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Despite supporters, Caraway 'just another bought and paid for politician,' judge says

Judge Barbara Lynn acknowledged that former Dallas councilman Dwaine Caraway did good for his community. But she still sent him away to prison for more than four years.

DALLAS — His supporters called him a "good man" and a "father figure" and a "caregiver." 

They thanked him for inspiring them to go to college, for loaning them the money that saved their home, for getting rid of the seedy hotels and drug houses in their community.

But Dwaine Caraway, a former Dallas mayor pro tem and councilman, still sat before those supporters on Friday, "embarrassed, ashamed," he told a federal judge.

"I humiliated the city," Caraway said. "These are the darkest days of my life. I did not plan to go out of politics this way.”

Chief U.S. District Judge Barbara Lynn sentenced him to four years and eight months in federal prison for bribery. Lynn ordered Caraway to report to prison on May 5. She also ordered him to pay $565,774 in restitution and back taxes.

She said she had planned to order Caraway taken into custody on Friday, but told a roomful of his supporters that she was allowing him extra time to settle a probate case involving the will of his father, who died years ago. Caraway said he is the sole caretaker of his elderly and ailing mother.

Caraway pleaded guilty to bribery and tax evasion in August, admitting that he pocketed about $450,000 between 2011 and 2017. The money, consisting mostly of checks Caraway cashed at pawn shops and liquor stores, came from Bob Leonard Jr., a New Orleans businessman. His company, Force Multiplier Solutions, sold millions of dollars of school bus stop-arm cameras to Dallas County Schools, which ran fleets of school buses for local school districts.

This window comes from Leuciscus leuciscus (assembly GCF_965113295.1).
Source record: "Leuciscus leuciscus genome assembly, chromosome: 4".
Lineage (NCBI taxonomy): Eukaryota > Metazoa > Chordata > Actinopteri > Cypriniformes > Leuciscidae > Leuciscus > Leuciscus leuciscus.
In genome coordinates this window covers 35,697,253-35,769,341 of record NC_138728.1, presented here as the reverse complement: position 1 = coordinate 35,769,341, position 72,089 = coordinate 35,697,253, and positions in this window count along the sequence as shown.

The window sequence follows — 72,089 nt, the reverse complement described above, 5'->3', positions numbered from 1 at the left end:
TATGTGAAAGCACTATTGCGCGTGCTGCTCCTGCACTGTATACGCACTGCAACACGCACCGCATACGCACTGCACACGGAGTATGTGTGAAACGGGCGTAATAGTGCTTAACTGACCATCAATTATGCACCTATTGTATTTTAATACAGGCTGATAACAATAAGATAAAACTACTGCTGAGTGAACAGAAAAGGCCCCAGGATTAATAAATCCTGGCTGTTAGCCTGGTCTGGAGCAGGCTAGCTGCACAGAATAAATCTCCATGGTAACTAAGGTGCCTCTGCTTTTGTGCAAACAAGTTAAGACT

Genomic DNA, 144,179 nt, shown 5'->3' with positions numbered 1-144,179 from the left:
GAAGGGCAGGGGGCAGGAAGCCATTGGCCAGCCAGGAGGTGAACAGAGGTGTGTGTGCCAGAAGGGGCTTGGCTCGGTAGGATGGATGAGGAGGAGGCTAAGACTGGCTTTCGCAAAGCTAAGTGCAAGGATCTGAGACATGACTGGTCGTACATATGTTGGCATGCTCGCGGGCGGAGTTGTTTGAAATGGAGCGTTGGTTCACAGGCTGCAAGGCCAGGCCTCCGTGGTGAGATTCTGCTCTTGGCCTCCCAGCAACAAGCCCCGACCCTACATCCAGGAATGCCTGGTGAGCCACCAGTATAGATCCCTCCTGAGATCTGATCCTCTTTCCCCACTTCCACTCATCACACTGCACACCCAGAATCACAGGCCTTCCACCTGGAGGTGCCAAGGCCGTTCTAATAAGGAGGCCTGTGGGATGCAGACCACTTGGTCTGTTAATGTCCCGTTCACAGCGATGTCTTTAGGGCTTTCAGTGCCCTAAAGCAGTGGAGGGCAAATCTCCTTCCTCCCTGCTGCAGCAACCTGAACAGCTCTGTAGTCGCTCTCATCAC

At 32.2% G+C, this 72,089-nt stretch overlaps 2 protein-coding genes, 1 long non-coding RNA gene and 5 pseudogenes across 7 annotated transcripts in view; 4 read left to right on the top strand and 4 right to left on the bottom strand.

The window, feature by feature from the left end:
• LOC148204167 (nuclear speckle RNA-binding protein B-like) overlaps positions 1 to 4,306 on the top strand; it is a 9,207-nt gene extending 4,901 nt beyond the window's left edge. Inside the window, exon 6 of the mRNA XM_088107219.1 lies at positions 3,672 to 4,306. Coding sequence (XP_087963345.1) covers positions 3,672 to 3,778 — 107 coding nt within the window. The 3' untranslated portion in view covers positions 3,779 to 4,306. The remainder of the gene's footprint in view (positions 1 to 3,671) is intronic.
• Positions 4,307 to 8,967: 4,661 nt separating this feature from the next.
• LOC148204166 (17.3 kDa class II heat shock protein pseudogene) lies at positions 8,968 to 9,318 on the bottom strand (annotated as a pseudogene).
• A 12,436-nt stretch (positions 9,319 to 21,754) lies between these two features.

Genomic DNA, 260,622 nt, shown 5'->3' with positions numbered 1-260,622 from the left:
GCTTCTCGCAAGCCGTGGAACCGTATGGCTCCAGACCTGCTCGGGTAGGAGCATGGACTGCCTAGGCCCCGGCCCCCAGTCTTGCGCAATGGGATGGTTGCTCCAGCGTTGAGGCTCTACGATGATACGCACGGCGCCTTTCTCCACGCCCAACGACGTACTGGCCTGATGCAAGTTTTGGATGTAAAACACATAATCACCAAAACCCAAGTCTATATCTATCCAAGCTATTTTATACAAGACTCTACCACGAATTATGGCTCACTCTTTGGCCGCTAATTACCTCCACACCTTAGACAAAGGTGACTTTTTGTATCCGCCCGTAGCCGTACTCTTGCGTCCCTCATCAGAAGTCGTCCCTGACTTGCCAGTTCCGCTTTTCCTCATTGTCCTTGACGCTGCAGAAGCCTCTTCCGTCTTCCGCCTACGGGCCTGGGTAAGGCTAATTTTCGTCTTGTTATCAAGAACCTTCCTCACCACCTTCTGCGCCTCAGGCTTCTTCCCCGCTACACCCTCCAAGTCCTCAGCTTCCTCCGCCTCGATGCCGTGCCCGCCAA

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Before Lynn delivered the sentence, she heard from an array of Caraway supporters, who pleaded for lenience.

"He looked at me and said, 'Boy, you're going to college,'" Khalil Coffield told the judge.

Coffield, who would later graduate from Texas Southern University, met Caraway at the age of 12 at a leadership event called "Tied to Greatness." His mom was in prison, and his grandma raised him.

Caraway became a "father figure" to Coffield.

"He has been the man in my life," Coffield said. "He made a mistake."

Pearl Hicks, 78, testified about the time her and her husband were facing foreclosure on their home. Hicks went to Caraway, who loaned her money.

"I still have my house today because of Mr. Caraway," Hicks said.

Donald Parish, Caraway's pastor, said Caraway was "in a financial bind," in part because he was caring for his mother and that he lost his way.

"He came to the church and apologized," Parish said. "That's just the kind of person Dwaine is."

Before she delivered the sentence, Lynn credited Caraway for the good that he had done in the community. Lynn could have sentenced Caraway to up to seven years, but opted for a lower sentence in part because Caraway immediately admitting wrongdoing to FBI agents who visited him in July.

"My mother told me one lie leads to another," Caraway told the judge. "The agents were doing their job and they were respectful."

His attorney, Michael Payma, called Caraway's cooperation a conscious decision to "try to redeem himself."

"No other official has gone to the lengths to try to right the wrongs of his actions," Payma said.

But Caraway's tombstone, the judge said, will have a “big asterisk,” saying “at the end of the day he was just another bought and paid for politician.”

 “I was disgusted by your conduct," Lynn told him. "When it goes on for six years, it's hard to call it a mistake."

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